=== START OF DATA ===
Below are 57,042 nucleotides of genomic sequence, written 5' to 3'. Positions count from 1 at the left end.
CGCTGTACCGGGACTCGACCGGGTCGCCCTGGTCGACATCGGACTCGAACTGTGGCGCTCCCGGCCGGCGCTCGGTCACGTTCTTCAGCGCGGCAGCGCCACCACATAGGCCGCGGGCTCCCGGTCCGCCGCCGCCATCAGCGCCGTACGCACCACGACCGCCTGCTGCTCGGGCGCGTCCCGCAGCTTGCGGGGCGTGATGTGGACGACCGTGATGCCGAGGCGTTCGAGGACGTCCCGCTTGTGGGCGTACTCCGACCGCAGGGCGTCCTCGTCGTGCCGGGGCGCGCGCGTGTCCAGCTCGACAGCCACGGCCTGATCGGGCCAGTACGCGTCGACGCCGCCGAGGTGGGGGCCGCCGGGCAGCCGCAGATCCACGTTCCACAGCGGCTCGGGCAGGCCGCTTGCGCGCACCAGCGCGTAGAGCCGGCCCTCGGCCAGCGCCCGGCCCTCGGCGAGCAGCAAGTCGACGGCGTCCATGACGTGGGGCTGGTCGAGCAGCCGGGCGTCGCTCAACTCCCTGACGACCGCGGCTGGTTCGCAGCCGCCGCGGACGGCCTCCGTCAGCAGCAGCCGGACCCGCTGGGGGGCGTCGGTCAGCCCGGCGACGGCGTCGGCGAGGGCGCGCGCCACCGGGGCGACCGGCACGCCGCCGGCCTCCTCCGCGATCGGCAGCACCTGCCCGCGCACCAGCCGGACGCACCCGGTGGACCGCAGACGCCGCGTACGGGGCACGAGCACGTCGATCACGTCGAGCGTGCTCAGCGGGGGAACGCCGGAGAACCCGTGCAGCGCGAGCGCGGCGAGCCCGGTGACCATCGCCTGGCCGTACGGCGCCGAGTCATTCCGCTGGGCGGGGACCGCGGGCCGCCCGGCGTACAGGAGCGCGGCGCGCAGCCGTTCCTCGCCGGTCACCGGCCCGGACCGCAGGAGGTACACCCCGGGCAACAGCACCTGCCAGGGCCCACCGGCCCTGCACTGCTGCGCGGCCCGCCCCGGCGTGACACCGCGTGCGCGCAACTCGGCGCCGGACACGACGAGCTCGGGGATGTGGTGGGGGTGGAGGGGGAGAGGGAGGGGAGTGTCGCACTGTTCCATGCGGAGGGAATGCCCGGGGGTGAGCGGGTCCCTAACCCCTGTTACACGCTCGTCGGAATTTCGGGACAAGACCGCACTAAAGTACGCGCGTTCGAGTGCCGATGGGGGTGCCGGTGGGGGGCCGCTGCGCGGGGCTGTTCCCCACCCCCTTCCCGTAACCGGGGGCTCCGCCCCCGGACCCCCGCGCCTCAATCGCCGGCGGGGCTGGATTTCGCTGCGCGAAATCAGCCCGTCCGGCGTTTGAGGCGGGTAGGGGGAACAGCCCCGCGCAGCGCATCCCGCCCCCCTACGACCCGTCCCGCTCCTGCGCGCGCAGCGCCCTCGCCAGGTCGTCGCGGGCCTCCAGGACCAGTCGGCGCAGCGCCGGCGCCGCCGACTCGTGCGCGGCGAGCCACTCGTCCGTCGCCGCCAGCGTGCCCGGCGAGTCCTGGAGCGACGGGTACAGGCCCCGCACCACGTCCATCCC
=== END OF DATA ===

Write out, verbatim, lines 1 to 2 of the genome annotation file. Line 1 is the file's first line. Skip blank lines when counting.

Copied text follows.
Below are 57,042 nucleotides of genomic sequence, written 5' to 3'. Positions count from 1 at the left end.
CGCTGTACCGGGACTCGACCGGGTCGCCCTGGTCGACATCGGACTCGAACTGTGGCGCTCCCGGCCGGCGCTCGGTCACGTTCTTCAGCGCGGCAGCGCCACCACATAGGCCGCGGGCTCCCGGTCCGCCGCCGCCATCAGCGCCGTACGCACCACGACCGCCTGCTGCTCGGGCGCGTCCCGCAGCTTGCGGGGCGTGATGTGGACGACCGTGATGCCGAGGCGTTCGAGGACGTCCCGCTTGTGGGCGTACTCCGACCGCAGGGCGTCCTCGTCGTGCCGGGGCGCGCGCGTGTCCAGCTCGACAGCCACGGCCTGATCGGGCCAGTACGCGTCGACGCCGCCGAGGTGGGGGCCGCCGGGCAGCCGCAGATCCACGTTCCACAGCGGCTCGGGCAGGCCGCTTGCGCGCACCAGCGCGTAGAGCCGGCCCTCGGCCAGCGCCCGGCCCTCGGCGAGCAGCAAGTCGACGGCGTCCATGACGTGGGGCTGGTCGAGCAGCCGGGCGTCGCTCAACTCCCTGACGACCGCGGCTGGTTCGCAGCCGCCGCGGACGGCCTCCGTCAGCAGCAGCCGGACCCGCTGGGGGGCGTCGGTCAGCCCGGCGACGGCGTCGGCGAGGGCGCGCGCCACCGGGGCGACCGGCACGCCGCCGGCCTCCTCCGCGATCGGCAGCACCTGCCCGCGCACCAGCCGGACGCACCCGGTGGACCGCAGACGCCGCGTACGGGGCACGAGCACGTCGATCACGTCGAGCGTGCTCAGCGGGGGAACGCCGGAGAACCCGTGCAGCGCGAGCGCGGCGAGCCCGGTGACCATCGCCTGGCCGTACGGCGCCGAGTCATTCCGCTGGGCGGGGACCGCGGGCCGCCCGGCGTACAGGAGCGCGGCGCGCAGCCGTTCCTCGCCGGTCACCGGCCCGGACCGCAGGAGGTACACCCCGGGCAACAGCACCTGCCAGGGCCCACCGGCCCTGCACTGCTGCGCGGCCCGCCCCGGCGTGACACCGCGTGCGCGCAACTCGGCGCCGGACACGACGAGCTCGGGGATGTGGTGGGGGTGGAGGGGGAGAGGGAGGGGAGTGTCGCACTGTTCCATGCGGAGGGAATGCCCGGGGGTGAGCGGGTCCCTAACCCCTGTTACACGCTCGTCGGAATTTCGGGACAAGACCGCACTAAAGTACGCGCGTTCGAGTGCCGATGGGGGTGCCGGTGGGGGGCCGCTGCGCGGGGCTGTTCCCCACCCCCTTCCCGTAACCGGGGGCTCCGCCCCCGGACCCCCGCGCCTCAATCGCCGGCGGGGCTGGATTTCGCTGCGCGAAATCAGCCCGTCCGGCGTTTGAGGCGGGTAGGGGGAACAGCCCCGCGCAGCGCATCCCGCCCCCCTACGACCCGTCCCGCTCCTGCGCGCGCAGCGCCCTCGCCAGGTCGTCGCGGGCCTCCAGGACCAGTCGGCGCAGCGCCGGCGCCGCCGACTCGTGCGCGGCGAGCCACTCGTCCGTCGCCGCCAGCGTGCCCGGCGAGTCCTGGAGCGACGGGTACAGGCCCCGCACCACGTCCATCCC